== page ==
In the oculomotor system, temporal integration of velocity commands into position signals may depend on synaptic feedback among neurons of a bilateral brainstem cell assembly known as the "neural integrator." Both ipsilateral excitatory and contralateral inhibitory projections between eye position-related integrator cells are hypothesized as a substrate for positive feedback supporting integration. Presence of feedback interactions should be evident in cross-correlation functions of neuron pairs. Here, unilateral and bilateral paired recordings were obtained during fixation behavior from neurons in goldfish brainstem area I, a key element of the integrator. During fixations, discharge of most unilateral pairs, composed of cells with eye position sensitivities of the same sign, was positively correlated with lag of 0-10 msec (n = 11 of 14 significant). Typically, a very narrow peak (mean half-width <4 msec) near zero lag was observed. Discharge of bilateral pairs, composed of cells with position sensitivities of the opposite sign, was either negatively correlated with lag of 0-10 msec (n = 5 of 13 significant) or not correlated. Troughs in negative correlations always had minima between 3 and 5 msec lag. These results are consistent with the feedback hypothesis of temporal integration, highlighting excitation unilaterally and inhibition bilaterally. Absence of visual input did not weaken correlations, but other sources of correlated input extrinsic to area I were not ruled out. Triplet recordings revealed that unilateral pairwise correlations were primarily independent. Correlation between unilateral pairs systematically decreased with increasing eye position, demonstrating that synchrony is not necessary for persistent activity at high firing rates.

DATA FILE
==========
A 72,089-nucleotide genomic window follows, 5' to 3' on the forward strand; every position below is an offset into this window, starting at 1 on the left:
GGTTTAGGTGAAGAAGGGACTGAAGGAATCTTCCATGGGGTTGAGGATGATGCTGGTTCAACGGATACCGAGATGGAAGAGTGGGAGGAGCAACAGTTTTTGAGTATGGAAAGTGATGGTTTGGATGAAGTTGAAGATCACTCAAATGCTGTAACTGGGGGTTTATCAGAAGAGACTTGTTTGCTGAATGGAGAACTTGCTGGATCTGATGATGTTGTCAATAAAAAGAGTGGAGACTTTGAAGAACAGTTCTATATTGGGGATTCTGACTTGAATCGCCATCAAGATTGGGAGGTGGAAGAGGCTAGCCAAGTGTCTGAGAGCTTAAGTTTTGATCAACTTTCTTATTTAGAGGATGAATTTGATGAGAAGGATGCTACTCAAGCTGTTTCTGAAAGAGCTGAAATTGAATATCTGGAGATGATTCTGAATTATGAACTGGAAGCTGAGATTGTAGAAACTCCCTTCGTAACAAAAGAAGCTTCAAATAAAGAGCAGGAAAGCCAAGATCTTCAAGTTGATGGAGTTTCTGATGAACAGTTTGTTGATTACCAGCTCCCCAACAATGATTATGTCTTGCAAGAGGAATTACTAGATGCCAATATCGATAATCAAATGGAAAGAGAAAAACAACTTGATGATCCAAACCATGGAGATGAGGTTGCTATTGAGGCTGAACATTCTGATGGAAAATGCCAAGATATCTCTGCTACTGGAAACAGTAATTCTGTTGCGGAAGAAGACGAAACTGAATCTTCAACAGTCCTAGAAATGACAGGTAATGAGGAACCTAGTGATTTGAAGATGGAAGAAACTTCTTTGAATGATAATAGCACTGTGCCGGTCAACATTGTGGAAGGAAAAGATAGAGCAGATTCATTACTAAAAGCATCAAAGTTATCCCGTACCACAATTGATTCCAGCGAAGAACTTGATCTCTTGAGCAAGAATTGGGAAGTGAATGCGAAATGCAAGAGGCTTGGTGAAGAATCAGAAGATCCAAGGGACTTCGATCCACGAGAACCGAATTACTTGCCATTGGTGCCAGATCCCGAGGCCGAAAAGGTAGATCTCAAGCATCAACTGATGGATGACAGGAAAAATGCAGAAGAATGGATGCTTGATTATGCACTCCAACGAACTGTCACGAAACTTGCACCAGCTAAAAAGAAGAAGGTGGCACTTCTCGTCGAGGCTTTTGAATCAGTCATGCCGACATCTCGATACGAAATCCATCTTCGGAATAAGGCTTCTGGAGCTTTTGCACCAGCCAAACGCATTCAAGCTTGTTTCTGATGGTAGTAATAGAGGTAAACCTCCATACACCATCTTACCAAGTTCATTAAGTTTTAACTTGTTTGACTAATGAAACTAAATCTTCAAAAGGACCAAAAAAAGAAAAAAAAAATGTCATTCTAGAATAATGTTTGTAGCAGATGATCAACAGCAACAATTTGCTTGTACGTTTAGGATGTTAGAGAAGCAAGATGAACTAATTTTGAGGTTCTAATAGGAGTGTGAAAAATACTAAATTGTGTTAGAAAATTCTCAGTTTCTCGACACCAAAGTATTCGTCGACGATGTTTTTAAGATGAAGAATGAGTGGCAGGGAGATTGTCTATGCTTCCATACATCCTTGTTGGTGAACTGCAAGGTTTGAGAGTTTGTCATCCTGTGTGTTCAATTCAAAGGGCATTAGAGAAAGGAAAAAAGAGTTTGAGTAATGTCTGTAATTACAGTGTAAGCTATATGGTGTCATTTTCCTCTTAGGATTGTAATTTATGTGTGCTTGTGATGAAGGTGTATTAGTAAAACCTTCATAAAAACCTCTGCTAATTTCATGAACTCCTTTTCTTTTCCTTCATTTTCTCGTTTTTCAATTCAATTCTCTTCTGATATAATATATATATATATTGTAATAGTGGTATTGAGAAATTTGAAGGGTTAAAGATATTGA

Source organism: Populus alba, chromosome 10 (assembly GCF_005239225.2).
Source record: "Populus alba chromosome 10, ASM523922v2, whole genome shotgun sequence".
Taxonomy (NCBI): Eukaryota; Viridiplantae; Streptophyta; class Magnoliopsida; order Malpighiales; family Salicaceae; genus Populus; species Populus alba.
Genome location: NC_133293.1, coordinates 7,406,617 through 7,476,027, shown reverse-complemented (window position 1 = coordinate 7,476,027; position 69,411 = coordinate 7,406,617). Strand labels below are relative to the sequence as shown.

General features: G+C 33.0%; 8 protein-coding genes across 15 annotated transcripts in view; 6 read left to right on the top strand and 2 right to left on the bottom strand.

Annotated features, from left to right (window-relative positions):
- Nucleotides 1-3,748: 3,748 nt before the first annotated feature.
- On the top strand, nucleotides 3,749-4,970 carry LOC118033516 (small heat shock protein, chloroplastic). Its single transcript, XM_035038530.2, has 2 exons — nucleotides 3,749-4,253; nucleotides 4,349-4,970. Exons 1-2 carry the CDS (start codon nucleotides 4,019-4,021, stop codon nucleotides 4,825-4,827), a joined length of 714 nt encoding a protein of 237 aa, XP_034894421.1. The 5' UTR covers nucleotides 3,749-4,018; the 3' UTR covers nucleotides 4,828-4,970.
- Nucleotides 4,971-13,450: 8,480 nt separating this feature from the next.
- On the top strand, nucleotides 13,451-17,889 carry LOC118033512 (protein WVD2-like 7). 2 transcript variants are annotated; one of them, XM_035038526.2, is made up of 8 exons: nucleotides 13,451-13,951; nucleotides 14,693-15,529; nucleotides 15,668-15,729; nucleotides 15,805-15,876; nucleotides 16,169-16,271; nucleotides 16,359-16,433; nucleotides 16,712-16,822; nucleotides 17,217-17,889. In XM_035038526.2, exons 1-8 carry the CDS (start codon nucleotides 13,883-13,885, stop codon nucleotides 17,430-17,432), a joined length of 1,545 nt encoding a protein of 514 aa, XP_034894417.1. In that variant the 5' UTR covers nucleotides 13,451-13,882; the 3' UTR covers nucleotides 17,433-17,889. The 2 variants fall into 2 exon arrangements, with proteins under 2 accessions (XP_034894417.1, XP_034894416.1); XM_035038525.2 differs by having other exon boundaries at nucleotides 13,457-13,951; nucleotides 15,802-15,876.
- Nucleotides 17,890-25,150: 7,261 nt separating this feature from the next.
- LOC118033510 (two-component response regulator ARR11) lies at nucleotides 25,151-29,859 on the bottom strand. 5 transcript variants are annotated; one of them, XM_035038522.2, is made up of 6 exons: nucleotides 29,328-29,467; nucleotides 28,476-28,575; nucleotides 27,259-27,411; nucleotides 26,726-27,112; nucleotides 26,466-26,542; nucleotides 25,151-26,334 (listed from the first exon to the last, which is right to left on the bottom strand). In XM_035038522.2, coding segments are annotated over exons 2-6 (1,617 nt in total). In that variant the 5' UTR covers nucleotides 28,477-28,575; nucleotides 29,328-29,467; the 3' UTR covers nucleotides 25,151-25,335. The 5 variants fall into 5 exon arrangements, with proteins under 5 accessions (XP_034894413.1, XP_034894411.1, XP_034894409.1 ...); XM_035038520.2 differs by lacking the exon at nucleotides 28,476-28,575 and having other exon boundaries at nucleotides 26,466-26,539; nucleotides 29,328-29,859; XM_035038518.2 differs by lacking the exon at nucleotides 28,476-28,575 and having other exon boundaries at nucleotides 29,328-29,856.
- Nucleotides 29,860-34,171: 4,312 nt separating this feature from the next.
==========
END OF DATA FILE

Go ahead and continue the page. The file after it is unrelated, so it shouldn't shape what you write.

|Original language||English (US)|
|Number of pages||7|
|Journal||Journal of Neuroscience|
|State||Published - Nov 26 2003|
All Science Journal Classification (ASJC) codes
- Eye position